Strangers help girl dying from cancer fulfill her dream

On Saturday, three-year-old Putri Nittra Tazqiah was transformed into a princess for an afternoon.

Wearing a beautiful crown and grinning widely at photographers and videographers, she was the centre of attention among the 100 guests at Pasir Ris Park last Saturday.

But under that beautiful crown, her little head is bald.

Putri is suffering from end-stage liver cancer.

She is not expected to live beyond the next six months.

Her party was possible only because of the generosity of businesses which contributed their services, as well as the story of another little girl, who died last month.

That girl, little Nur, touched the hearts of many people here when her story appeared in The New Paper in May.

Among them was American Rima McDonald, 37, who was galvanised into action to help raise funds for the little girl, who was suffering from dilated cardiomyopathy - a condition in which the heart becomes weakened and enlarged and is unable to pump blood efficiently.

Nur's parents were, at the time, trying to find hospitals overseas which would accept her and do a heart transplant. They were also asking for funds to make this happen.

Said Ms McDonald: "She somehow reminded me of my daughter at that point. I just couldn't believe that she only had a few more weeks to live," said the divorced mother of two kids, aged six and 16, who lives in Singapore.

She initiated a fund-raising project via Facebook, Little Nur's Heart Fund Two-Week Online Donation Drive, with the target sum of US$200,000 (S$256,110) - to be raised within a fortnight.

It was a runaway success. In a mere eight days, over 100,000 people from the world over raised US$250,000.

The centre of attention

The centre of attention

Little Nur died on June 9 at the age of four years, three months after her heart failed.

Her parents have pledged to use the funds raised to help other children. But it wasn't the end of the story.

"Some of the members in the group urged me to keep the community together. We wanted to do something to help her other children like Nur," says Ms McDonald.

Within a week, they decided to professionally organise a group called HeartGivers, and also set up a Facebook page to connect volunteers.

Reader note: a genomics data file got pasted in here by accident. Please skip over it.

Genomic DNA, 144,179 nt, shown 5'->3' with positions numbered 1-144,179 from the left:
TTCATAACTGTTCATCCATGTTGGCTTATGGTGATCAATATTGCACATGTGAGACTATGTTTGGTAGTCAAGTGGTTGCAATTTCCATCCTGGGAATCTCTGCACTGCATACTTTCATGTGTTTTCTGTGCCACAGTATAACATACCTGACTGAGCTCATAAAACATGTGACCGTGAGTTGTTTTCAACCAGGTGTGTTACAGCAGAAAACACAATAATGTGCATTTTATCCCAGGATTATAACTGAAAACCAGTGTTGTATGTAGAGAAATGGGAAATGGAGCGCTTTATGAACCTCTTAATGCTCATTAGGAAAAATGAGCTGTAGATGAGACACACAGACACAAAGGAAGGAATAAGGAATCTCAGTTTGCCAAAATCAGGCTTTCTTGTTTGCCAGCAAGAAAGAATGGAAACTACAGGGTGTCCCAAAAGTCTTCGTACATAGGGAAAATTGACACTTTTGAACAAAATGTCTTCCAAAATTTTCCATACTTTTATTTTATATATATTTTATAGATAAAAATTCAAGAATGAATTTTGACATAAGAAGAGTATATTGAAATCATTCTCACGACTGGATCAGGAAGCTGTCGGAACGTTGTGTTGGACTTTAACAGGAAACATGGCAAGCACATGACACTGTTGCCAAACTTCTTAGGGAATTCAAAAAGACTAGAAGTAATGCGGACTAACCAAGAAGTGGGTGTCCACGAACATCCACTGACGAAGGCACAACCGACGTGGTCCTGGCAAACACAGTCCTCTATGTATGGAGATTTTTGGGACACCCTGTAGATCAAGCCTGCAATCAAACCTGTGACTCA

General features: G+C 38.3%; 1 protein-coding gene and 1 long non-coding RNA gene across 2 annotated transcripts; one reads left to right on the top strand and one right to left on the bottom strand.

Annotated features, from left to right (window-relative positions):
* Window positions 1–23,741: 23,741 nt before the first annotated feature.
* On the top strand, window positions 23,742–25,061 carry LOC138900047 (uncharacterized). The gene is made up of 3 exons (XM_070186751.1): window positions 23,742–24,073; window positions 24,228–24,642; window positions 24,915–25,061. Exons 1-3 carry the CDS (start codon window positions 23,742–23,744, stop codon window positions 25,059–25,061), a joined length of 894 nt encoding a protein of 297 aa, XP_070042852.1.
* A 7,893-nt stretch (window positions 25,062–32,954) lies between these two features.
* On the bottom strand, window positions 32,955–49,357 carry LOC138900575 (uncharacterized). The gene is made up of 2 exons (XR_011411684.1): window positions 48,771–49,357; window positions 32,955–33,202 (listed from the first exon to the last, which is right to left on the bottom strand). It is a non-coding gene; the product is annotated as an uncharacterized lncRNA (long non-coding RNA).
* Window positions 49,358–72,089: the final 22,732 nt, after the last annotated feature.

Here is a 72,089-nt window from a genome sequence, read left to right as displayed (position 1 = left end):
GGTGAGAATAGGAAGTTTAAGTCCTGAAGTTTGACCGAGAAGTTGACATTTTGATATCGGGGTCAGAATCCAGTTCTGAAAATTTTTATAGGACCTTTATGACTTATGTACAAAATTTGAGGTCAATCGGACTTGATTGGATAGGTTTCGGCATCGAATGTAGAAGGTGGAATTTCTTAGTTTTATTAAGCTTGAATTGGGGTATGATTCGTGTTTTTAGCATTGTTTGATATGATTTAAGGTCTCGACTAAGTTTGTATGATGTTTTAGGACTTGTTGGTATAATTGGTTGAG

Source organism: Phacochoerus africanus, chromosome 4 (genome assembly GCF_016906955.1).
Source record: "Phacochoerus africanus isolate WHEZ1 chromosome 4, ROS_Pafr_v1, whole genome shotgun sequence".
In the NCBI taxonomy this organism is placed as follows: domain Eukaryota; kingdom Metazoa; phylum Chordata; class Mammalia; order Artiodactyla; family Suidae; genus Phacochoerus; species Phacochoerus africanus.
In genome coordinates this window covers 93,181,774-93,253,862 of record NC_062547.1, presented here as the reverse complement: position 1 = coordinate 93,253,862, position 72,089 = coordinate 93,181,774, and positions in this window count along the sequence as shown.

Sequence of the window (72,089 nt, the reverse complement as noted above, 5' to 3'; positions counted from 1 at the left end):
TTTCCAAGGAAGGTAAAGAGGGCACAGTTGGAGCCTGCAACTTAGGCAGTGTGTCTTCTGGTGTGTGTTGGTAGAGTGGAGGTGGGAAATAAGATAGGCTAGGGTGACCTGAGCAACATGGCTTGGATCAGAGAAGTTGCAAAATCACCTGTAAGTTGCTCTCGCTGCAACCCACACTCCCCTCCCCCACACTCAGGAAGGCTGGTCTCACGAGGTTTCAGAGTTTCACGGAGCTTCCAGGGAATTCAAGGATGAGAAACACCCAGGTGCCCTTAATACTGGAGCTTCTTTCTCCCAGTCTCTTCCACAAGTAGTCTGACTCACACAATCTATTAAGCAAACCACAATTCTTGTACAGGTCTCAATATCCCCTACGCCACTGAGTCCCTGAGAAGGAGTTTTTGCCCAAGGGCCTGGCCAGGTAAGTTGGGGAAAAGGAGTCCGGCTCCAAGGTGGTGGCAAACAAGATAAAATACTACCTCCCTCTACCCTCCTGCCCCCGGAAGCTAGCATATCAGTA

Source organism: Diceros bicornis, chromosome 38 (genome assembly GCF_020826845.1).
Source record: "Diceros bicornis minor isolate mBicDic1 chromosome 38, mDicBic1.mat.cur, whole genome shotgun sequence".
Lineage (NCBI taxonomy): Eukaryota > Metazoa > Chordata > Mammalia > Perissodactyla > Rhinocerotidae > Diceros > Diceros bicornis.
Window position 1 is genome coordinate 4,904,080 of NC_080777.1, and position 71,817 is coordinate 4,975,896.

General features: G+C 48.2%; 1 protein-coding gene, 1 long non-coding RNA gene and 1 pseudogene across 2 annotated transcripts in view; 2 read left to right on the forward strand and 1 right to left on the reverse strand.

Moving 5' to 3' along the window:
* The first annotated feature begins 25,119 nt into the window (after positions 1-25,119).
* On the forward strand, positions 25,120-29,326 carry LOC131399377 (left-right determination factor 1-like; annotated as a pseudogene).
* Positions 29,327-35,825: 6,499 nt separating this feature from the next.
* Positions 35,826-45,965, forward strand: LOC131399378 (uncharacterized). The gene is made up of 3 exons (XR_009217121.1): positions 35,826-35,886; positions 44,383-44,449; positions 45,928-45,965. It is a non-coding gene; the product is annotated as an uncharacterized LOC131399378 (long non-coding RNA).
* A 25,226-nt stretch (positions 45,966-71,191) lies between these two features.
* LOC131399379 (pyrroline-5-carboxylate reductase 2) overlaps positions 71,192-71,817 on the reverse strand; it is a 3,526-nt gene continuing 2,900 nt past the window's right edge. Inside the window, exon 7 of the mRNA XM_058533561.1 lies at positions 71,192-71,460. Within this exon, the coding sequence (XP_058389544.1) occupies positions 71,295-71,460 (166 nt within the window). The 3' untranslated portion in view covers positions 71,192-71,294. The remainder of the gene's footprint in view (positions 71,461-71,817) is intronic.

Some 15 members of the initial group, including co-directors Ms McDonald and account executive Ms Hasria Hashim, 27, came together to form the core of this new organisation.

It is now undergoing registration for charity status, say the two co-directors.

It will help critically ill or disabled children by organising special events and activities for them. It also plans to conduct visits to hospitals.

Like it did for Putri.

They've been visiting her in hospital and organising activities like making balloon animals while Putri undergoes her treatment.

Putri wants badly to be a princess, so the group bought a princess-themed dress from the US and organised the party.

She was wearing the special dress yesterday.

Her mother, Madam Rodhrah Yati Mohd, 44, who is unemployed, says her little girl was the centre of attention yesterday.

She also received presents from the 100-strong crowd, made up of her family, HeartGivers volunteers and their kids, as well as members of the public who had found out about the party on the group's Facebook page.



Says Madam Yati: "I feel very touched as I did not expect them to do so much for the children... There was face painting, balloon sculpting and even a magician, the whole atmosphere was so beautiful."

The mother of four added: "I could never have dreamt that such a big outdoor party could have been held for my children."

She is thankful for the help and support.

"HeartGivers is able to bring such joy into Putri's life at this last stage, and give her memories that I would not be able to provide."

The group is not raising funds for Putri as her healthcare costs are covered, but they are looking for volunteers and sponsors to help with events and hospital visits, including photographers and videographers.

"We would like to reach out to more children like Putri, and do anything to make them smile. We also want to host parties for bigger groups of kids as well.

"Putri doesn't have much time left, but it gives us such a sense of satisfaction just to see her laugh," said Ms McDonald.

"I feel very touched as I did not expect them to do so much for the children... There was face painting, balloon sculpting and even a magician, the whole atmosphere was so beautiful," said Madam Rodhrah Yati Mohd.

Money to go to charities

Money to go to charities: Nur’s dad

More than $400,000 was raised for Nur’s heart transplant in less than three weeks, including the funds from MsRima McDonald’s Facebook initiative.

Little Nur died before she could make it for the heart transplant operation.

Her parents had made a pledge at her wake on 10 June to help other children battling critical illnesses with the funds that have been raised.

Nur’s father, Mr Muhammad Ghazali, 27, a security supervisor, told The New Paper last Thursday, that a “large amount” of the funds would go to Singapore Heart Foundation (SHF).

But he declined to specify the exact sum that would be donated, and would only say that the rest would go to “other charities that benefit children”.

He also did not specify which were the other charities. A spokesman for the SHF confirmed that they have been in communication with Nur’s father.

In response to queries, the spokesman said they had not received any of the money to date.   

This article was first published in The New Paper .

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